Oskaloosa USD 341 to make offer to gas company
by Dennis Sharkey
A figurative cloud of gas has been hanging over the USD 341 budget for a couple of years and board members are ready to dispel the problem.
Kansas Gas Service approached the district two years ago and said they were owed more than $111,000 for gas that was used by the district but not paid for. The company blamed the issue on a faulty gas meter. The company says that the district was not charged the proper amount for gas used between 2005 and 2008.
Now the company has an offer on the table that would let the district pay summer rates that would reduce the bill to a little more than $79,000. The money could be paid in equal monthly installments over three years.
All legal opinions to this point are telling the district they are liable for the charges. Earlier this summer the district sought a second opinion from attorney Greg Goheen with McAnany, Van Cleave & Phillips law firm of Kansas City.
Goheen attended last week’s board meeting but did not have encouraging news.
“They basically put all the power in the hands of the utility companies,” Goheen said. “They truly do. With a utility company your hands are tied.
“In a private business you would be run out of business if you tried to act that way,” Goheen added.
Goheen said utility companies are protected by state contracts and there is not much the district can do. Even though it is not the district’s fault the problem was not caught, they are still liable for gas used.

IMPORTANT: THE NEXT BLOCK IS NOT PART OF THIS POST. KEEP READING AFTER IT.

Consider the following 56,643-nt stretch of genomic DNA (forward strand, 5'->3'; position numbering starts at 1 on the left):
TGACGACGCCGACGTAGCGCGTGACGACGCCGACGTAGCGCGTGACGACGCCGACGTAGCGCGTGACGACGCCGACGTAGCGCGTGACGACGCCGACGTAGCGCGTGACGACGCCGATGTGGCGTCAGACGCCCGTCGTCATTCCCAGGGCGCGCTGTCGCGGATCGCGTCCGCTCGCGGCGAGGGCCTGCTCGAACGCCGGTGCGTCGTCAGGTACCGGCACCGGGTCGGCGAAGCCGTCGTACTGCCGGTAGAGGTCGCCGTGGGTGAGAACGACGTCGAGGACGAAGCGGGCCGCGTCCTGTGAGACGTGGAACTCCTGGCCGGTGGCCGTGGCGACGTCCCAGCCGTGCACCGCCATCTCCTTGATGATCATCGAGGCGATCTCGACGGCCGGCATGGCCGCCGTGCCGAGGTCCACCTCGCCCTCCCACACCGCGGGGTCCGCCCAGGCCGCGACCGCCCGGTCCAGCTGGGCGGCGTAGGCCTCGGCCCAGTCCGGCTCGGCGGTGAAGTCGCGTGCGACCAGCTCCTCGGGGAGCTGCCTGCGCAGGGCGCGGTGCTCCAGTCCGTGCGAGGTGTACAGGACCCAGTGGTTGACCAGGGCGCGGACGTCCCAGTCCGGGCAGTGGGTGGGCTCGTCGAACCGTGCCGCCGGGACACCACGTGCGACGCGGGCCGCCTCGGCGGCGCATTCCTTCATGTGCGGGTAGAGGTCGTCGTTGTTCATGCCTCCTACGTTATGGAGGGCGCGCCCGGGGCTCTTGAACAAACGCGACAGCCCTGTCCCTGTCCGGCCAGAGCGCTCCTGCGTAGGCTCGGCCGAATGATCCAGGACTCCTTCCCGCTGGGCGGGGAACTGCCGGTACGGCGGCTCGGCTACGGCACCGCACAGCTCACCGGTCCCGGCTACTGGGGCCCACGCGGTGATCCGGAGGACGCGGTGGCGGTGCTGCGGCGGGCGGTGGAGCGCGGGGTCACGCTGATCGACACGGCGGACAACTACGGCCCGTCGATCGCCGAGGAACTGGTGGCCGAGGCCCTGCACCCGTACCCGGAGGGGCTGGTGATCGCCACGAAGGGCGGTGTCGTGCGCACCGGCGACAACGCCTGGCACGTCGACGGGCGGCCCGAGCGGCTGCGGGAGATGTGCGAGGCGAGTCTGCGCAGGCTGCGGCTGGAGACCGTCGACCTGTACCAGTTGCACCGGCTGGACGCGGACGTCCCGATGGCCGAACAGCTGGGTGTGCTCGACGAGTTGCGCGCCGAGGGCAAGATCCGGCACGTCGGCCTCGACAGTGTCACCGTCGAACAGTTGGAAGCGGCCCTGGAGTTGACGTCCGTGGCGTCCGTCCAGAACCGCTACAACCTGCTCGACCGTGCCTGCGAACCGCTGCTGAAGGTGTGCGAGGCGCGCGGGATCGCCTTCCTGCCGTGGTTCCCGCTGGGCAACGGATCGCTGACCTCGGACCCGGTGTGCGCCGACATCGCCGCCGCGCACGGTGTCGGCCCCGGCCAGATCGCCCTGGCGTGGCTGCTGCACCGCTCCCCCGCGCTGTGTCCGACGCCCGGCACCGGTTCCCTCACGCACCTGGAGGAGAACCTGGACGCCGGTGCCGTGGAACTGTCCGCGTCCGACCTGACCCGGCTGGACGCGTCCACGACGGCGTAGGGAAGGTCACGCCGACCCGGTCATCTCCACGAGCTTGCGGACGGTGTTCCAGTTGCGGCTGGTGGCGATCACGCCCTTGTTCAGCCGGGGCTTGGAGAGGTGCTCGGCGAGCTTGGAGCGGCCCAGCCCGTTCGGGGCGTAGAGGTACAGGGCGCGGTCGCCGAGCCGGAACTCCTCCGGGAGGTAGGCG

He said the district is not alone. He said a couple of years ago the same problem arose for the University of Kansas with two of their buildings.
Goheen gave an example of a yard mowing service. He said one year a person could have a contract to have their grass cut weekly but the next year the property owner could decide to cut the grass themselves. If the property owner does not notify the company not to cut the grass and they do it anyway, the property owner is still liable. Goheen said the property owner might not pay as much as they would have but they still have to reimburse the lawn service for its time and expenses since a service was used.
Most board members, however, have a problem with what they believe is an arbitrary number provided by the gas company.
“I feel like we should pay for what we use,” Board Member Denise Selbee-Koch said. “But it feels like they may be pulling numbers out of the air. Changing the rules in the middle of the game to me is what they’re doing.”
Goheen said many times the gas companies don’t know what a customer used because they often don’t read meters and just guess. He said the district could hire someone to analyze the meters but the cost would offset any savings the district found.
Goheen suggested, and board members accepted, a proposal to make a counteroffer to the company for $50,000.
Goheen said there is nothing the district can do to protect itself from the gas company attempting something like this in the future. However, the district can take some steps to protect themselves such as writing one check for $50,000 but demanding that the district be void of any future claims up until the date of the check. He also suggested that the district conduct internal audits periodically along with asking for audits from the gas company.
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